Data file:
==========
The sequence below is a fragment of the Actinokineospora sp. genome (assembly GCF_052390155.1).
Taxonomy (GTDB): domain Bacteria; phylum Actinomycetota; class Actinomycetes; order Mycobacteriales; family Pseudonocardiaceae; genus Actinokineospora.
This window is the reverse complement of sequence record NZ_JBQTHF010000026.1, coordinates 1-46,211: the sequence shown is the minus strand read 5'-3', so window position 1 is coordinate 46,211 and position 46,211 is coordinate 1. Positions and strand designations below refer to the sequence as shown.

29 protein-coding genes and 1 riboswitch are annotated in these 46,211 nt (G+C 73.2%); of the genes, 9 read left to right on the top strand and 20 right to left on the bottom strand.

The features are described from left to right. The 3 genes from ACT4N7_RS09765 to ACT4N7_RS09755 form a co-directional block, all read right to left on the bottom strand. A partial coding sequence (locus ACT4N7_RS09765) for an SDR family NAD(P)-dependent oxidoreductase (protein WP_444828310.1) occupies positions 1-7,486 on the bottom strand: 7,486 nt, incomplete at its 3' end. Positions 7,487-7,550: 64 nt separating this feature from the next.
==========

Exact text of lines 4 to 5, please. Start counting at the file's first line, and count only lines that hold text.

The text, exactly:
29 protein-coding genes and 1 riboswitch are annotated in these 46,211 nt (G+C 73.2%); of the genes, 9 read left to right on the top strand and 20 right to left on the bottom strand.

The features are described from left to right. The 3 genes from ACT4N7_RS09765 to ACT4N7_RS09755 form a co-directional block, all read right to left on the bottom strand. A partial coding sequence (locus ACT4N7_RS09765) for an SDR family NAD(P)-dependent oxidoreductase (protein WP_444828310.1) occupies positions 1-7,486 on the bottom strand: 7,486 nt, incomplete at its 3' end. Positions 7,487-7,550: 64 nt separating this feature from the next.